The link between hoarding and bereavement is being examined in a major Irish study just launched.
Researchers at the School of Psychology at NUI Galway want to better understand how belongings provide a sense of comfort or safety following a loss.
People sometimes accumulate articles to fill an emotional hole because it allows them to avoid dealing with the pain.
The researchers are seeking people who may just have cluttered, disorganised, homes as well as individuals with a severe hoarding problem. People who do not hoard at all can also take part in the study.
People who hoard often have very cluttered homes as they keep things that may seem useless to other people and also buy things they do not need and feel they cannot throw anything away.
Hoarding is more common than previously thought. Past research has shown hoarders often feel a powerful attachment to their belongings and might feel the need to save things in case they are needed in the future.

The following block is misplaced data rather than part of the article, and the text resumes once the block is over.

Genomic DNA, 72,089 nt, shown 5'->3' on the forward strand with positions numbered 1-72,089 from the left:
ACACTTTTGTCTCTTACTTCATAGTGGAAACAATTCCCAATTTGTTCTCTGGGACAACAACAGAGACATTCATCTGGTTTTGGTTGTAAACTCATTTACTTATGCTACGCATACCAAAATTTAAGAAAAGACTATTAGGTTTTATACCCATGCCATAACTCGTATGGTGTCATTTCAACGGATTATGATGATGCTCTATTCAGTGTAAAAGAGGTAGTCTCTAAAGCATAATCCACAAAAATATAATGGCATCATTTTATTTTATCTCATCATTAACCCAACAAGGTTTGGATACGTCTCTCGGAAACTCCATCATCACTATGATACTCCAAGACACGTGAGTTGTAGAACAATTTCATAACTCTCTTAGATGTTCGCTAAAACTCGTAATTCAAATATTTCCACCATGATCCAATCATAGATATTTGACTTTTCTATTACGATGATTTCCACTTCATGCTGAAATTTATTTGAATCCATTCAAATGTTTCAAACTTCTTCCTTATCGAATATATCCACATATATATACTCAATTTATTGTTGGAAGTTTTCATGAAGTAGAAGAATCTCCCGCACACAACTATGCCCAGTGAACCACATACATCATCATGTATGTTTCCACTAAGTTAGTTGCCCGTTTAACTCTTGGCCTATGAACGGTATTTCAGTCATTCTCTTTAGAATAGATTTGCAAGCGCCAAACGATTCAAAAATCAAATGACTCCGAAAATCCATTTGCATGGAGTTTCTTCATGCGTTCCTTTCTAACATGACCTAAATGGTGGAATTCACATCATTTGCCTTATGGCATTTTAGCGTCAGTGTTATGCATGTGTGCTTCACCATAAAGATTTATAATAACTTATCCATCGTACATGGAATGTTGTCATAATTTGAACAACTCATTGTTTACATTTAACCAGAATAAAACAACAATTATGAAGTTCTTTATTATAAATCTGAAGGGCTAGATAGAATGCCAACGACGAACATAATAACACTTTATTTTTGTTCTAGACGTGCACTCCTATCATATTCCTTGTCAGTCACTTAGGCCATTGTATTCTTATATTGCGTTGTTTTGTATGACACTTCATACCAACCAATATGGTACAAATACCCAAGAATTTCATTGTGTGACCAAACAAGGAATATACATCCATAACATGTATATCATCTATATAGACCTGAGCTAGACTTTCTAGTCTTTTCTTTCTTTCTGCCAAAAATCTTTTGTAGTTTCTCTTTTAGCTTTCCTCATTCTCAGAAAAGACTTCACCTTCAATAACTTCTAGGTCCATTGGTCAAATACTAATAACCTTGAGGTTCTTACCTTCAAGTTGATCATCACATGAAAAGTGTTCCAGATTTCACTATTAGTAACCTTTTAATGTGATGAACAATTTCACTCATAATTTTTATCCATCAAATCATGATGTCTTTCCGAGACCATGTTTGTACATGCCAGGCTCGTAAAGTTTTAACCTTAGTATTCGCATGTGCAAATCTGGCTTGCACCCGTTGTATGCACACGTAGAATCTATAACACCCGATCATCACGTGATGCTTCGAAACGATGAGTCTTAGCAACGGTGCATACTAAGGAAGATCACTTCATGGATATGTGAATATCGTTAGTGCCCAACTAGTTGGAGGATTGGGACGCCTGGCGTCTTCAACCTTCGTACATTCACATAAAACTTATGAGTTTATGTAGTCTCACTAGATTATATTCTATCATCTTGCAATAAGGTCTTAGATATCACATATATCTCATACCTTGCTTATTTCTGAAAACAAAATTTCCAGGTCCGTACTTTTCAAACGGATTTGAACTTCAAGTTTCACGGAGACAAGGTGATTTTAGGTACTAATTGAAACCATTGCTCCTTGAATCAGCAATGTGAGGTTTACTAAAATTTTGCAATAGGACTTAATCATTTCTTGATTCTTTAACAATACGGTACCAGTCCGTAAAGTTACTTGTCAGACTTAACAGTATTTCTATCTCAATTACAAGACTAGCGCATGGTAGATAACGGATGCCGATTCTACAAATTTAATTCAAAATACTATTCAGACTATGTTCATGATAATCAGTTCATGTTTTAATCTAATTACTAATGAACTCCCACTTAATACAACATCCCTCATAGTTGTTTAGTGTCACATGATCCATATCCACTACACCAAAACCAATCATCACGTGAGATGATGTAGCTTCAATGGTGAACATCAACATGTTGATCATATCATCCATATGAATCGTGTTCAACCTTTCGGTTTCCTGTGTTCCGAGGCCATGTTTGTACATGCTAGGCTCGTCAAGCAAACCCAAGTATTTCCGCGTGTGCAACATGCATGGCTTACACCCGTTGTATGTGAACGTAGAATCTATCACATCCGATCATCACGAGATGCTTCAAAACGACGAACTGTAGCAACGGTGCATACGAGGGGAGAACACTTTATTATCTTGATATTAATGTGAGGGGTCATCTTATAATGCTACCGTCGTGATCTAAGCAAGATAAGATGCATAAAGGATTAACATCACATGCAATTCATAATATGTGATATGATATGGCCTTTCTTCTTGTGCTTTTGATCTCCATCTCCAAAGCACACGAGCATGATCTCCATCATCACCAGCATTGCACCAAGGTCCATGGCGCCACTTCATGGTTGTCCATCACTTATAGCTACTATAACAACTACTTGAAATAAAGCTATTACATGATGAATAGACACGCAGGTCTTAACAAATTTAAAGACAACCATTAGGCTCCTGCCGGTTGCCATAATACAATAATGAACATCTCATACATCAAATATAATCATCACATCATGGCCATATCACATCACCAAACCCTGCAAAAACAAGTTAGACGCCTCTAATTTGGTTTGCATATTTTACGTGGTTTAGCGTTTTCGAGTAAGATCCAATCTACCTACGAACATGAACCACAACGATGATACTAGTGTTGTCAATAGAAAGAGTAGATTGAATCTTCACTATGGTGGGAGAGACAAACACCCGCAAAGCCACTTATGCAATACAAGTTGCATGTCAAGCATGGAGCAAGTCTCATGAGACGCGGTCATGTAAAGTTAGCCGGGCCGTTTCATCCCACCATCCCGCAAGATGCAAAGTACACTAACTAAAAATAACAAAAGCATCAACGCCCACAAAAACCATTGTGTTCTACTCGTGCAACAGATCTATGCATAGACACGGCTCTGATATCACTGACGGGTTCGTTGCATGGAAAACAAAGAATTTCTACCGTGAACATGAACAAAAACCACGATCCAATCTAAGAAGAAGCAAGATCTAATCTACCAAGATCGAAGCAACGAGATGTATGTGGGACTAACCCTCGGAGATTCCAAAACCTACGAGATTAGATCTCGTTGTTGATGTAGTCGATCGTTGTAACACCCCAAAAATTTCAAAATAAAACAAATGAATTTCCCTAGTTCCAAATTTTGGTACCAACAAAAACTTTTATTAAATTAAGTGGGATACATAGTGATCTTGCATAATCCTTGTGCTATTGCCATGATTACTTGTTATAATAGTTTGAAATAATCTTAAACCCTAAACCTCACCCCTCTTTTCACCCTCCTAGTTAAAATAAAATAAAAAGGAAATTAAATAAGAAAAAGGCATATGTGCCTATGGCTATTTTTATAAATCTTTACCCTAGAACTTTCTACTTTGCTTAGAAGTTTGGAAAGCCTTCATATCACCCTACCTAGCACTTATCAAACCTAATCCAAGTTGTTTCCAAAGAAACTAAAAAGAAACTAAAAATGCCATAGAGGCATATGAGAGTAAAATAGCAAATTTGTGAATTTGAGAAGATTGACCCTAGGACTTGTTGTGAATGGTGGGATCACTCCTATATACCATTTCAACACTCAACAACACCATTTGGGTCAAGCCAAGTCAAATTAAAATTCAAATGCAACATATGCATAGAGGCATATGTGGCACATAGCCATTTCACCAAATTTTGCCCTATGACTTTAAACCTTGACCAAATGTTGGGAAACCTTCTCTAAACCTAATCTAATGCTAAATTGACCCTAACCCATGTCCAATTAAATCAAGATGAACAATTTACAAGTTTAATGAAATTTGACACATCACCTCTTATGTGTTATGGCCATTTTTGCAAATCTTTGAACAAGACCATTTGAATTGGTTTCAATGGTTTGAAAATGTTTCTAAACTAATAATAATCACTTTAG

If the underlying issue is not adequately treated, the hoarder will simply begin accumulating new possessions and quickly fill the cleared space.
The study is being conducted by Dr Elizabeth Kehoe, a doctoral student on the clinical psychology training programme at the School of Psychology, and Dr Jonathan Egan, the programme’s deputy director.
Dr Egan said the team wants to find out why people collect things and why accumulating belongings can increase following a bereavement or personal upset.
“We want to hear from a large range of people, from those who would rate themselves as ‘lifelong magpies’ to those who have noticed that it is becoming difficult to part with newspapers and other non-essential household items, or even that their house is becoming very crammed and it affects the ability to share their home with guests,” he said.
More than 1,000 participants are being sought for the online survey. To participate, go to surveymonkey.com/r/nuighoarding
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